That leads me to a number of observations, not all of them profound. Read the rest of this entry…

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Investment Tribunals’ Case-by-Case Approach: A Response to Martins Paparinskis

Published on August 13, 2013        Author: 

Federico OrtinoDr Federico Ortino is Reader in International Economic Law at King’s College London.

I will focus my (two) brief remarks on Part II of Martins Paparinskis’ excellent monograph. First, the main argument in Part II (and one of the central themes of the entire work) is that “treaty rules on fair and equitable treatment refer to the customary minimum standard” (p 159) as a matter of Art 31(1) of the VCLT. Interestingly, before explaining the claim in positive terms (pp 160-166), Chapter 5 elaborates at length the claim in negative terms (pp 111-153): “no argument limited to treaty law can explain the existing and accepted practice [of elaborating the concept of fair and equitable treatment on a case-by-case basis]” (p 153). In short, investment tribunals’ reliance on previous investment tribunal decisions for purposes of interpreting pari materia treaty rules (like fair and equitable treatment clauses) cannot be justified within the boundaries of the customary rules of treaty interpretation (Art 31-32 VCLT), unless through the reference to customary law (and the minimum standard of treatment).

While taking into account the investment tribunals’ current practice (particularly when this seems to be a majoritarian one) is important, I wonder whether (or the extent to which) this line of argument is actually persuasive. In other words, the fact that tribunals’ reliance on the decisions of other tribunals interpreting similar rules found in other investment treaties cannot be justified on the basis of customary rules of treaty interpretation, may simply lead to argue that such reliance is misplaced, rather than to argue that treaty rules on fair and equitable treatment must refer to the customary minimum standard. I don’t dispute as such the main argument (treaty rules on FET must refer to customary minimum standard), but simply linking such argument with the ‘problematic’ practice of investment tribunals’ reliance on past decisions interpreting pari materia treaty rules.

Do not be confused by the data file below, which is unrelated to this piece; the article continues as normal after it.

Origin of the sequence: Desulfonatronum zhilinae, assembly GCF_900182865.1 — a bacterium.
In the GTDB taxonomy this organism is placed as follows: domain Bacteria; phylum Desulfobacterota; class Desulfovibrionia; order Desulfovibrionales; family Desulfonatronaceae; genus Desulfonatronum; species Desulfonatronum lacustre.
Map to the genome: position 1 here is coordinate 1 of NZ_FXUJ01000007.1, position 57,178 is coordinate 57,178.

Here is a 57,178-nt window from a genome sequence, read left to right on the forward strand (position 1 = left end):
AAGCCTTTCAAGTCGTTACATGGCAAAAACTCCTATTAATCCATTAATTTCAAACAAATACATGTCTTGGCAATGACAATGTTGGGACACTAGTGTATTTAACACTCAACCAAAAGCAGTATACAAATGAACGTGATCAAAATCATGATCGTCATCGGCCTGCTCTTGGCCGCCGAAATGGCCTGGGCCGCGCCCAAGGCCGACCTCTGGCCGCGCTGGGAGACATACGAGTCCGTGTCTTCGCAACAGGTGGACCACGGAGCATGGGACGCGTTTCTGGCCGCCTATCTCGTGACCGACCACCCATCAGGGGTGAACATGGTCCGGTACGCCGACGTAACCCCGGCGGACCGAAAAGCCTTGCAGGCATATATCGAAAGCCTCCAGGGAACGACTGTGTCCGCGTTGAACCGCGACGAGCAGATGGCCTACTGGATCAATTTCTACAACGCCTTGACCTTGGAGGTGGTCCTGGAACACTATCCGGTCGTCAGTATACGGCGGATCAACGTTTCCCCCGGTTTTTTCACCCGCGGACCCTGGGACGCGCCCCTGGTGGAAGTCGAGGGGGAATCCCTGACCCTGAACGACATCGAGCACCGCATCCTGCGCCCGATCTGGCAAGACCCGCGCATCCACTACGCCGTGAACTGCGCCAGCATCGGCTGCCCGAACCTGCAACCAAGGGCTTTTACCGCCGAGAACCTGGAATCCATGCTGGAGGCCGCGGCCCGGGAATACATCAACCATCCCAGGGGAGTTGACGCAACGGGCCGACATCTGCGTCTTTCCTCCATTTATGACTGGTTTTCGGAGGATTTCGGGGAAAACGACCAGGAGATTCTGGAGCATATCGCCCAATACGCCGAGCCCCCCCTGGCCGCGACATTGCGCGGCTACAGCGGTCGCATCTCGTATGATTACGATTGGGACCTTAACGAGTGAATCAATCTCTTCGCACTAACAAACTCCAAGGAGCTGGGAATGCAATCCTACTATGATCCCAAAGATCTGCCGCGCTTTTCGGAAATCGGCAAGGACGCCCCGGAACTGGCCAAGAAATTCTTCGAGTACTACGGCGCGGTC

Second, as noted above, one of the findings of Part II is that “the dominant approach in the arbitral decisions … has been to use case-by-case analysis to develop criteria, sub-criteria, and presumptions so as to explain the content of fair and equitable treatment” (pp 99-100). An issue that I find particularly interesting and mysterious is the ‘case-by-case’ terminology often employed (by tribunals as well as commentators) to describe a certain adjudicative methodology. Read the rest of this entry…

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The International Minimum Standard and Fair and Equitable Treatment

Published on August 12, 2013        Author: 

Martins Paparinskis

Martins Paparinskis is a Junior Research Fellow at Merton College, Oxford.

I am grateful to EJIL:Talk! for hosting the discussion of my book, The International Minimum Standard and Fair and Equitable Treatment. I am privileged to have Sir Frank Berman, Federico Ortino, and Anthea Roberts as discussants of my book. A full introduction of the book is available online. In the following paragraphs I summarise the main arguments made in the book.

Introduction